6 Missing Pieces Of Digital Banking That Could Bring Transformation

Banks and financial institutions were the earliest adopters of technology and banking has undergone massive transformation ever since they opened its doors to technology and digitalisation.

Core banking services, NEFT-RTGS and finally debit cards introduced by banks paved the way for digital transformation. This stupendous effort was propelled by the internet and advanced technologies. Around the turn of the century (the 2000s) most banks and financial institutions in advanced economies offered online banking services to people who don’t have access to the services of a bank or similar financial organization. With better penetration of connected digital devices, faster broadband speeds, banks and financial institutions are now able to offer services to customers which were otherwise not available through a branch of the bank. Today online financial services include a gamut of packaged offerings like savings, investments, insurance, account aggregation, mortgages etc. Though banking has undergone a major transformation from physical branches to IT based touch points, highly specialised human capital & big data, there are some missing puzzles in the digital transformation journey and its application.

Missing pieces of Digital in Banking

Banking is undergoing massive transformation, it has evolved from brick and mortar branches to remote service providers with the help of information technology (IT) and big data, together with highly specialised human capital. Yet, there are certain areas that need to be improved to take banking to the next level.


Though fintech companies and banks compete with each other to offer increasingly well-crafted products and services, sometimes the customer experience fails to reflect individual choices and previous interactions with the bank. Bank and Fintech companies need to come up with more tailor made products, services to interact with customers and cater to user specific needs and preferences.

While manoeuvring the digital divide and bringing transformative changes, banks shouldn’t forget one critical aspect of digital banking service: ‘Genuine personalization.’ The reason is simple. While other businesses, mainly the software industry, treat consumers as individuals, banks tend to treat customers as just account numbers. Today’s customers are accustomed to interacting with a variety of business offerings like fast and reliable online services which incorporate an advanced degree of personalization. From e-commerce retailers to streaming services, personalisation is the key to retain and give better services to customers. Today’s new-gen customers expect their banks to provide personalized and tailored experiences, by using the treasure troves of data that banks already have access to. Amazon and Netflix are some great examples of personalized experiences for their customers.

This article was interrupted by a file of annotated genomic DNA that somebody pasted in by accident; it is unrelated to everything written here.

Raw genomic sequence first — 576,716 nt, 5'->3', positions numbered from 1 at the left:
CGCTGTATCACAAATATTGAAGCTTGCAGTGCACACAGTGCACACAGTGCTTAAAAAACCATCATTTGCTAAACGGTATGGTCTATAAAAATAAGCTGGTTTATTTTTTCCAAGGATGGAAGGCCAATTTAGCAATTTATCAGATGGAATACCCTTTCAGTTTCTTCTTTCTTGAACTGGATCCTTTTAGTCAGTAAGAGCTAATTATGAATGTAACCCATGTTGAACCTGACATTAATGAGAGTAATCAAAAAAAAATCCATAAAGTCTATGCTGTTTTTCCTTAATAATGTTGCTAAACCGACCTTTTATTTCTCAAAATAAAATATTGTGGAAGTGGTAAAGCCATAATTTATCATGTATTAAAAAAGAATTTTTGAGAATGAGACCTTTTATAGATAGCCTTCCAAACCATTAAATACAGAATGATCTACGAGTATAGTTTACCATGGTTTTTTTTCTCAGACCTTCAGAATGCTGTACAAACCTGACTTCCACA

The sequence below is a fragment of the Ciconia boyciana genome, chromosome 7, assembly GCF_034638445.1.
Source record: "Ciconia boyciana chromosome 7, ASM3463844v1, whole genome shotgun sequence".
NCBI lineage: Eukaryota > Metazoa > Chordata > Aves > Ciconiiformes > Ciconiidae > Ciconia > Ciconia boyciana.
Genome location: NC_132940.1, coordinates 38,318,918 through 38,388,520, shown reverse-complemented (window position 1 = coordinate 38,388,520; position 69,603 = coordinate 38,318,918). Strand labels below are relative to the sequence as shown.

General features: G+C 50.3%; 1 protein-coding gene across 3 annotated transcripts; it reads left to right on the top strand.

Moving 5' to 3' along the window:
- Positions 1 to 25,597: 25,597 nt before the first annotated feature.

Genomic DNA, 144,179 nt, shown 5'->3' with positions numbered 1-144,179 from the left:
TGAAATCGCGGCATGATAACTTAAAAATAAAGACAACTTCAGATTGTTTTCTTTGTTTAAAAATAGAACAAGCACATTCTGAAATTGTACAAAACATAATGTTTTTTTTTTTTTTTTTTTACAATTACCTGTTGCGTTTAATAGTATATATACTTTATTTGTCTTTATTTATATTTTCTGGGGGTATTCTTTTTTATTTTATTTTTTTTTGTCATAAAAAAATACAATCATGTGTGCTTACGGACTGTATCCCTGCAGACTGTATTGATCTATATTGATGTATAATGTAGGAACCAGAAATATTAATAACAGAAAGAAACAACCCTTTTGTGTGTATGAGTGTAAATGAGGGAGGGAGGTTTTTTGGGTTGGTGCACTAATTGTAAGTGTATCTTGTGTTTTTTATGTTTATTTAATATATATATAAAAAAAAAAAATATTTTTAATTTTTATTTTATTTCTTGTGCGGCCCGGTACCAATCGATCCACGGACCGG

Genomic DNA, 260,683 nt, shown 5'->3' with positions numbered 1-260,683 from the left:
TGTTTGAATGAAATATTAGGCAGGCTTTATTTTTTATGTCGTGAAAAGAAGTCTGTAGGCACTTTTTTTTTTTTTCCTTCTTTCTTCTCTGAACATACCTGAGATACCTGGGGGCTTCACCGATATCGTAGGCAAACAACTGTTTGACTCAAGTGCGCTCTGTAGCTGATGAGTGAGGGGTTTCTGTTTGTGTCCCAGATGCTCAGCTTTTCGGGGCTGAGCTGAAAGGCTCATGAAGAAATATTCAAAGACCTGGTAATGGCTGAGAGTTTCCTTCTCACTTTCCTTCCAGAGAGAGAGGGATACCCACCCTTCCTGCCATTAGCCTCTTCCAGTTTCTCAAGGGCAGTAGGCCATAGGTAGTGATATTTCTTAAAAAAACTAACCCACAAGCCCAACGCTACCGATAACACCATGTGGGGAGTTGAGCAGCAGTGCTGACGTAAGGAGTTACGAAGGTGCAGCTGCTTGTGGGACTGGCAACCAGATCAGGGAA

Avoid repetition

Digital transformation has helped banks take great leaps in terms of services, but it’s time for banks to take the next step. Fintech companies and especially legacy banks must avoid piecemeal digital transformation initiatives e.g. systems that require customers to enter data multiple times. Today’s smart and savvy customers are demanding and want things to happen quickly. Complex or multiple entry points of data will create customer fatigue in the various digital touchpoints for banks hence a centralised and condensed data input for simple tasks goes a long way in retaining customers and gaining their loyalty.

Lack of data infrastructures

Modern banking players and financial companies have to combat data infrastructure related issues. What banks need now is robust infrastructure with power, speed, scalability and flexibility to extract relevant & useful information out of a great volume of customer data which can be used to provide tailor made services and products. A 2019 KPMG research report with views of 84,000 consumers in 20 countries corroborates that personalisation and brand loyalties are correlated. It is also proven that customers awarded higher ratings to banks with the best personalization capabilities, this is possible with the help and augmentation of great data infrastructure.